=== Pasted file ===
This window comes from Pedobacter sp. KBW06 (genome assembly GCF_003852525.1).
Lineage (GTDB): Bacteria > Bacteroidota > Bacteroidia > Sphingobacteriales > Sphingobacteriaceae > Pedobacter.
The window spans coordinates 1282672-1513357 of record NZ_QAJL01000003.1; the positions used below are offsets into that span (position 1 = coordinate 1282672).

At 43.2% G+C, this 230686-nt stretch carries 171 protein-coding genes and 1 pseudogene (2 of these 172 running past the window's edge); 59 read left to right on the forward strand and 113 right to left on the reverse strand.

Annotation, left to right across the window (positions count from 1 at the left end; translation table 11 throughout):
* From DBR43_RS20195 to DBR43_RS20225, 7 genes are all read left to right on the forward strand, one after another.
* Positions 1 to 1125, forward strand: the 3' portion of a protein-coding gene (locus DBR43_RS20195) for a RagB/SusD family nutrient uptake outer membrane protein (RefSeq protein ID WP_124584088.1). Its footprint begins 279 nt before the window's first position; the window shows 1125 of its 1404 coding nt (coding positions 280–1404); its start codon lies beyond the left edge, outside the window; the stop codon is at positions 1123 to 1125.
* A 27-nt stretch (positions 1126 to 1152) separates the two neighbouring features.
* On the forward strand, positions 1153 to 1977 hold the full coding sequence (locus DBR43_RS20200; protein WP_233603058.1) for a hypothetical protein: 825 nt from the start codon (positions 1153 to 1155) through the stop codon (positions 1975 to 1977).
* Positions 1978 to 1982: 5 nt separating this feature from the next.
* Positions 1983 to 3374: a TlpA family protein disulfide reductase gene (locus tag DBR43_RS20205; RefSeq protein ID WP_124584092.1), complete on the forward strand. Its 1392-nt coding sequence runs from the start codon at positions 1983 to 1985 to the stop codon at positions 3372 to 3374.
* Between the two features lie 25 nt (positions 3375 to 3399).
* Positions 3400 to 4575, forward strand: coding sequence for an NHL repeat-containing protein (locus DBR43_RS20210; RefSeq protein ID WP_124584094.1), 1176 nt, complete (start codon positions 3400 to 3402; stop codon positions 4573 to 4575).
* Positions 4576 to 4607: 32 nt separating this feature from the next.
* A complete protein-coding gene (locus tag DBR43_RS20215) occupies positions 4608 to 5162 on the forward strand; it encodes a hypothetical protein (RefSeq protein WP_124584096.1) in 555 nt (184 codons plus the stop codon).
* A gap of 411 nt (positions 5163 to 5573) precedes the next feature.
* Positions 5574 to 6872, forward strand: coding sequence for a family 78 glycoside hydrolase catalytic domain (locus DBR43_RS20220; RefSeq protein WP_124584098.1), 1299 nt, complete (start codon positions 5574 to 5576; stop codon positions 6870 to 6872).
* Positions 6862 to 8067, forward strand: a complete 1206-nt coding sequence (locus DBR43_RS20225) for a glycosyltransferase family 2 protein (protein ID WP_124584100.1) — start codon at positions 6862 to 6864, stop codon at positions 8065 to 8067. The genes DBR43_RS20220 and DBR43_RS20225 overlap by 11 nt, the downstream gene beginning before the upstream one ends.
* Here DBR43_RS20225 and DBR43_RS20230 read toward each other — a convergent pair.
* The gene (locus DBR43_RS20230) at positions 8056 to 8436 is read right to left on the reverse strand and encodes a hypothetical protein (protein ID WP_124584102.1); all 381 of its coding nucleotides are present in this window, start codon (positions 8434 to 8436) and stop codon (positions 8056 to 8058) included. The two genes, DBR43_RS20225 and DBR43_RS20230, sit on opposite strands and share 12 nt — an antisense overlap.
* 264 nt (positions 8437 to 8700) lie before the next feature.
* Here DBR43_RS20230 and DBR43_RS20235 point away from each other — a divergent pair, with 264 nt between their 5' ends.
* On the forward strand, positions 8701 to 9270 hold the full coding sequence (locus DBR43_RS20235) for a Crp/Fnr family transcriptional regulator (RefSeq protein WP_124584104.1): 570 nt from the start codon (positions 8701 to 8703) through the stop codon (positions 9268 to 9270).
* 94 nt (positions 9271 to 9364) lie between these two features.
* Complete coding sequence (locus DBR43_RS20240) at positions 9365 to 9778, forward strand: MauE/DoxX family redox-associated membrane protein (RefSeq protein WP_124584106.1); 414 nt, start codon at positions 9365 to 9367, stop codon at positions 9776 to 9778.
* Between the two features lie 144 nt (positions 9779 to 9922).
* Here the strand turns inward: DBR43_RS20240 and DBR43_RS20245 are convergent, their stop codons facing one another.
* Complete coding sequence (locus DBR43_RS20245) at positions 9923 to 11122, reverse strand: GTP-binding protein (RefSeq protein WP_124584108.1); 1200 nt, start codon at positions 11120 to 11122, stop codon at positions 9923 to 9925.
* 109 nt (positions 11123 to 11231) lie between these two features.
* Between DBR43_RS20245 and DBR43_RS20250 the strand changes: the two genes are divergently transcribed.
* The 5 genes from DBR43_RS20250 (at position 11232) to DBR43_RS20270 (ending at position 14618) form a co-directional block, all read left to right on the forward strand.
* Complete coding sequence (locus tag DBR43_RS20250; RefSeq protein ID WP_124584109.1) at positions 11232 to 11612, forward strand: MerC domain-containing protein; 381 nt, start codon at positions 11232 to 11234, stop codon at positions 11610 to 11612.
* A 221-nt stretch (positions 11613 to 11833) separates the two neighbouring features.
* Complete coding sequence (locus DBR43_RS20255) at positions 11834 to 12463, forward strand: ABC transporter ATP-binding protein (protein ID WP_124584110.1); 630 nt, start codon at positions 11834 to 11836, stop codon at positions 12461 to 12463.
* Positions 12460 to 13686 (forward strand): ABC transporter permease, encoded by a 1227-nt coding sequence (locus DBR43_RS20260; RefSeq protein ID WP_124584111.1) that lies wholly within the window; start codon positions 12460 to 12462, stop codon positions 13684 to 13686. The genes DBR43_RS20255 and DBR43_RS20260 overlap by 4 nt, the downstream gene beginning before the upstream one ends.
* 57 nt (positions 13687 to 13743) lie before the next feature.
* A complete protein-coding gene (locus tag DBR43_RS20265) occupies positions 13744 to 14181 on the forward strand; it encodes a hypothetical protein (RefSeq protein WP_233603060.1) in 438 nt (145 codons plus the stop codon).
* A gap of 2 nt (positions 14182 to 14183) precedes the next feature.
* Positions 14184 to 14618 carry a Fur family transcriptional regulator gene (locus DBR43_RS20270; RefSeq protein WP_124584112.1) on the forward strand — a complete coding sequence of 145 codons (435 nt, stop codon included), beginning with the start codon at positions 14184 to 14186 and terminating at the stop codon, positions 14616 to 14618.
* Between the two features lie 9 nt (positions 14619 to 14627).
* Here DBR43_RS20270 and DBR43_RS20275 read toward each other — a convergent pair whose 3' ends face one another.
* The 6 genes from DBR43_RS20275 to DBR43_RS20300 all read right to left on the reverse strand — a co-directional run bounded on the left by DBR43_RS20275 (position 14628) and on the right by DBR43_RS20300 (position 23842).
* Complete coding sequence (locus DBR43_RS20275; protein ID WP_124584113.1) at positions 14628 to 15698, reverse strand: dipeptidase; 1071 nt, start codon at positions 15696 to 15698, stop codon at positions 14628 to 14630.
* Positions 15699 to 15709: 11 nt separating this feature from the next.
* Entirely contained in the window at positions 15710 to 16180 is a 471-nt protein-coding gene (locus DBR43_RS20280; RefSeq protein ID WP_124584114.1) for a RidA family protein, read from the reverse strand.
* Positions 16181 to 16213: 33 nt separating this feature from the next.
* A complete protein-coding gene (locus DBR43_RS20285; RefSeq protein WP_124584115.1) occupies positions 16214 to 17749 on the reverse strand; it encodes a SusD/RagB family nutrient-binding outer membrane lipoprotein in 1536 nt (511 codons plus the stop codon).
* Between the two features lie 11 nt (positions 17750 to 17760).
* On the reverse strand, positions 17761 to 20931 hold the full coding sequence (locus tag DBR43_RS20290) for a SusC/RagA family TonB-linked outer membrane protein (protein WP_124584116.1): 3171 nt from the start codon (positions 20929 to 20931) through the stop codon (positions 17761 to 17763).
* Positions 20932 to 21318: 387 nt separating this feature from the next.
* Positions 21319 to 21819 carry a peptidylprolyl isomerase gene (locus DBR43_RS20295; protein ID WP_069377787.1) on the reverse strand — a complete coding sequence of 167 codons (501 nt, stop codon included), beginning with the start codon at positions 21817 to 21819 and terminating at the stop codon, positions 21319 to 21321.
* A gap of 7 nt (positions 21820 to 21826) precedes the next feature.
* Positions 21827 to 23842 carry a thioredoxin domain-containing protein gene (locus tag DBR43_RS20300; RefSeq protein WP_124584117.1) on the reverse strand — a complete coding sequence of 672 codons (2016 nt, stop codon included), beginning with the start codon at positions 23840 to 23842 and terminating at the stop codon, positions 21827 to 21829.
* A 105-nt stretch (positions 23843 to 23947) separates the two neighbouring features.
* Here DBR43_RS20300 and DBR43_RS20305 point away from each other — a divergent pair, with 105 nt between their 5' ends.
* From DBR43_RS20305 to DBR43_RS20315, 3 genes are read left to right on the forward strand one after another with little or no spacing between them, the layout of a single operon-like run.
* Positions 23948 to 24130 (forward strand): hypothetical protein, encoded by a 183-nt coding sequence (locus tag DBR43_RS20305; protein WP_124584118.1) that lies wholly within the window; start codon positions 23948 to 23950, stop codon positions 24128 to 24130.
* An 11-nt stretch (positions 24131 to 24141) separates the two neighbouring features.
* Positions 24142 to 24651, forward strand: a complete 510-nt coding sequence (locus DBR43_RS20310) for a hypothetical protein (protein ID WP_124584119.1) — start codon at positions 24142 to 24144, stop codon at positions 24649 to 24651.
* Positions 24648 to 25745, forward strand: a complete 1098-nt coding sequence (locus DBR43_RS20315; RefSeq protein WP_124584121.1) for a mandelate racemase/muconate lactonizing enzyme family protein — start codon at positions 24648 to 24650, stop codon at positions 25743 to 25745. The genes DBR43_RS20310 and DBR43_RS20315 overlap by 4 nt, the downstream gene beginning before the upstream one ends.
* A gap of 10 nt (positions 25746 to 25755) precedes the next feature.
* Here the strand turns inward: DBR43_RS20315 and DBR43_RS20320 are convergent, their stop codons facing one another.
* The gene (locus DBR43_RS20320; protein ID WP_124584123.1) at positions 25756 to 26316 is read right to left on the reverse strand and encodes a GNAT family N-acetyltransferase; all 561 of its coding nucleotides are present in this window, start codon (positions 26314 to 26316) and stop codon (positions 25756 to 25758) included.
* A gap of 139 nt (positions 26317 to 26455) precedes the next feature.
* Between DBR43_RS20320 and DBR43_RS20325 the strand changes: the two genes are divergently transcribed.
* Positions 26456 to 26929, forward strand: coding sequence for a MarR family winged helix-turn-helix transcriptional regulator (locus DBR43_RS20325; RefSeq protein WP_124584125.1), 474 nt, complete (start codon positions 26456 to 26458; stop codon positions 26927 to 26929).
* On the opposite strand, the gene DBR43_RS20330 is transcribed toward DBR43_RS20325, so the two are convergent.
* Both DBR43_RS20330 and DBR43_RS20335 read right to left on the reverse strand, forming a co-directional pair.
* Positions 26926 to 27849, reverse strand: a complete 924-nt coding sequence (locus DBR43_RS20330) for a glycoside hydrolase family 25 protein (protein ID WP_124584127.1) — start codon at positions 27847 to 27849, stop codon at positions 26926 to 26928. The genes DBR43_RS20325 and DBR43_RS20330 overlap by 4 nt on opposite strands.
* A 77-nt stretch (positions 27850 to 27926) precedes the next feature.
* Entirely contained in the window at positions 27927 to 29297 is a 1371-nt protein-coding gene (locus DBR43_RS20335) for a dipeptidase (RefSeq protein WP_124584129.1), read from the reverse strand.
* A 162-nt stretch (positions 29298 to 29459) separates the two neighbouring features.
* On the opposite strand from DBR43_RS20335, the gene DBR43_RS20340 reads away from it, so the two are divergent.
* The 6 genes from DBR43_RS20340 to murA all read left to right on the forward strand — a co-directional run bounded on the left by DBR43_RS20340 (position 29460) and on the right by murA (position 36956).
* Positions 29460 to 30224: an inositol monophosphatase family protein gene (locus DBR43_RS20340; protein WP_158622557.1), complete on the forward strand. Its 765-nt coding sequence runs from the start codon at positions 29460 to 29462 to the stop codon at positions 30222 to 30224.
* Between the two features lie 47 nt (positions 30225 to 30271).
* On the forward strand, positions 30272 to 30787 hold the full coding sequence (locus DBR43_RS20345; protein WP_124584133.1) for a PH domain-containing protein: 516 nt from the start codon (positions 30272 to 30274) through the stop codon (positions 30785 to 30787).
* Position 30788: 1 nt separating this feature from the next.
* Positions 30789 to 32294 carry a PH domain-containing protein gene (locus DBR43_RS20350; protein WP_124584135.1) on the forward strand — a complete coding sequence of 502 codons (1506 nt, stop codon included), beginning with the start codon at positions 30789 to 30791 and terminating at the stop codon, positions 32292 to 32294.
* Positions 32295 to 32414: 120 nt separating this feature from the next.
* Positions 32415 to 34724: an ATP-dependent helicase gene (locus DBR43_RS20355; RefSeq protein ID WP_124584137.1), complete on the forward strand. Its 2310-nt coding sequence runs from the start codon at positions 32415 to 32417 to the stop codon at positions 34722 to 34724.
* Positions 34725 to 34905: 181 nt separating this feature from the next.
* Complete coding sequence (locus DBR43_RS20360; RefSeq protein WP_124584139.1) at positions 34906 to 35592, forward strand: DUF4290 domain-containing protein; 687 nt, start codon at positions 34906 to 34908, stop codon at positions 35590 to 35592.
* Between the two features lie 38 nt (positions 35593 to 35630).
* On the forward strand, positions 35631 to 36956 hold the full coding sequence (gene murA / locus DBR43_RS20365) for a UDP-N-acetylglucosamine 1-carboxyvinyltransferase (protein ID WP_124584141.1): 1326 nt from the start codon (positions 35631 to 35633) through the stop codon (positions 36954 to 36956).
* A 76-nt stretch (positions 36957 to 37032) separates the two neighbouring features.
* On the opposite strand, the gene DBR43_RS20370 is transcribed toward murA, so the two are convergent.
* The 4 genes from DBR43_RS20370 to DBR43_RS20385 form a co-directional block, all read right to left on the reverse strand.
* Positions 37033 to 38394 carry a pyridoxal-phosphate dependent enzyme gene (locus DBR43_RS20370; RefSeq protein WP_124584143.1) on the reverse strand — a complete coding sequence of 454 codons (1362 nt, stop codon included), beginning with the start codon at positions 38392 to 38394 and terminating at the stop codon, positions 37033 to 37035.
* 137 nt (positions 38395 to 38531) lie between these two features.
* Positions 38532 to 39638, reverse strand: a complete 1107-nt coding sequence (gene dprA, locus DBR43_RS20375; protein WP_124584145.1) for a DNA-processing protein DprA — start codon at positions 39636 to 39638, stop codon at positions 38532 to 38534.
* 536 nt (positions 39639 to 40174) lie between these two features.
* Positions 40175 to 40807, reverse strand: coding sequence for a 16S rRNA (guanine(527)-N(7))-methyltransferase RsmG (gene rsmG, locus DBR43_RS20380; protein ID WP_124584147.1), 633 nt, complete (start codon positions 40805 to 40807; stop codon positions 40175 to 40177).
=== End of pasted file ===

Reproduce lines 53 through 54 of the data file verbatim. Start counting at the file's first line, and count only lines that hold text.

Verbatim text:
* Positions 21827 to 23842 carry a thioredoxin domain-containing protein gene (locus tag DBR43_RS20300; RefSeq protein WP_124584117.1) on the reverse strand — a complete coding sequence of 672 codons (2016 nt, stop codon included), beginning with the start codon at positions 23840 to 23842 and terminating at the stop codon, positions 21827 to 21829.
* A 105-nt stretch (positions 23843 to 23947) separates the two neighbouring features.